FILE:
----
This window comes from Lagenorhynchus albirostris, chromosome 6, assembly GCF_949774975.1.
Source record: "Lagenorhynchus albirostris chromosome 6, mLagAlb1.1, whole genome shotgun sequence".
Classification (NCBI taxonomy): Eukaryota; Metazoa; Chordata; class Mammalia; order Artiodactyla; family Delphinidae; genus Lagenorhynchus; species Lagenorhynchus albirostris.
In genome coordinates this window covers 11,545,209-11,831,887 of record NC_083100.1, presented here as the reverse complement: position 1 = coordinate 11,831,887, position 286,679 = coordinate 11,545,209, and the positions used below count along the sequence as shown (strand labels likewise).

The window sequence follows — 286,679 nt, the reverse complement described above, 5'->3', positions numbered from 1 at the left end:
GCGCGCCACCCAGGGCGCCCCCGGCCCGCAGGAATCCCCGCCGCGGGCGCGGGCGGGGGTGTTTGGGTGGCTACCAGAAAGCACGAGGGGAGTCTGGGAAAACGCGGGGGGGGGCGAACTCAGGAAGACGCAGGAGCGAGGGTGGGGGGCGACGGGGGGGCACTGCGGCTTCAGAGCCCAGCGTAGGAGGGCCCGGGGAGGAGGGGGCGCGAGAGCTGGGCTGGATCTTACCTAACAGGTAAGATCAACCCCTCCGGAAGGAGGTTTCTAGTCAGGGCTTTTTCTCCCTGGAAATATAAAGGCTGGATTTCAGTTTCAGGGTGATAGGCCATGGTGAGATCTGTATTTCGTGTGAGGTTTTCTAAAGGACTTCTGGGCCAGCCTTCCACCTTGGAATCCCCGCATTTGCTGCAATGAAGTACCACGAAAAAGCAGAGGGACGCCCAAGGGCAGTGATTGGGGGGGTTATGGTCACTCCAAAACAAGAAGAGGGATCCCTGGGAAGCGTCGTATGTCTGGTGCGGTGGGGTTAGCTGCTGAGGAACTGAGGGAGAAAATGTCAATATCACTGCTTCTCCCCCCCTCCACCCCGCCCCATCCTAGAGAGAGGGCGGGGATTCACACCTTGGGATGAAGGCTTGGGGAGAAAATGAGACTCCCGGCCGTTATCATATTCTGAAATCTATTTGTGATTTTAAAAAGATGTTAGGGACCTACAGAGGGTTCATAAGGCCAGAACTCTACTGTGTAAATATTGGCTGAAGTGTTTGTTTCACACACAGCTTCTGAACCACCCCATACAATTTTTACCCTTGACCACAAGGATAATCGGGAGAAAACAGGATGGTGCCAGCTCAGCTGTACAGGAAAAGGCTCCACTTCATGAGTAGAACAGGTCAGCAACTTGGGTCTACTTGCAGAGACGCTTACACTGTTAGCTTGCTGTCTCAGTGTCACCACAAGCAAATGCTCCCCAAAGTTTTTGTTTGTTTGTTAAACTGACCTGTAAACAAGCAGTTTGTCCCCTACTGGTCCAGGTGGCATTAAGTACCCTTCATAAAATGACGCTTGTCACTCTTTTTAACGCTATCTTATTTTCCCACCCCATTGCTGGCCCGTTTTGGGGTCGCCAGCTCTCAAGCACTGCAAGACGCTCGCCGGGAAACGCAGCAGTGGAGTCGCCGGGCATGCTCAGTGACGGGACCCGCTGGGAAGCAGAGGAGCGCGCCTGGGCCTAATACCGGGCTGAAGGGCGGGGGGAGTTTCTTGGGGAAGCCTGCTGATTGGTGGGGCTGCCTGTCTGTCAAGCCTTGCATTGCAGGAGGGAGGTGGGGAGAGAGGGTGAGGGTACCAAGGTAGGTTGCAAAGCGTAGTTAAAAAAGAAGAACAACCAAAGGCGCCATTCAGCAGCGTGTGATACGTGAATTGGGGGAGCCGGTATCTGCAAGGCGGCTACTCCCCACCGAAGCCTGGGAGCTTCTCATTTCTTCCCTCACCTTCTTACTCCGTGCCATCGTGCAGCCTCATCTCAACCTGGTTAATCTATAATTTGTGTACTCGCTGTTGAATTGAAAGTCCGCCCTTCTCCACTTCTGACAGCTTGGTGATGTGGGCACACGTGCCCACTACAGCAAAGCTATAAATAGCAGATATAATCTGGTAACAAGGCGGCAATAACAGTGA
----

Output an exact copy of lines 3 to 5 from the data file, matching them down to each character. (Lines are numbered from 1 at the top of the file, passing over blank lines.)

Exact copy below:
Classification (NCBI taxonomy): Eukaryota; Metazoa; Chordata; class Mammalia; order Artiodactyla; family Delphinidae; genus Lagenorhynchus; species Lagenorhynchus albirostris.
In genome coordinates this window covers 11,545,209-11,831,887 of record NC_083100.1, presented here as the reverse complement: position 1 = coordinate 11,831,887, position 286,679 = coordinate 11,545,209, and the positions used below count along the sequence as shown (strand labels likewise).

The window sequence follows — 286,679 nt, the reverse complement described above, 5'->3', positions numbered from 1 at the left end: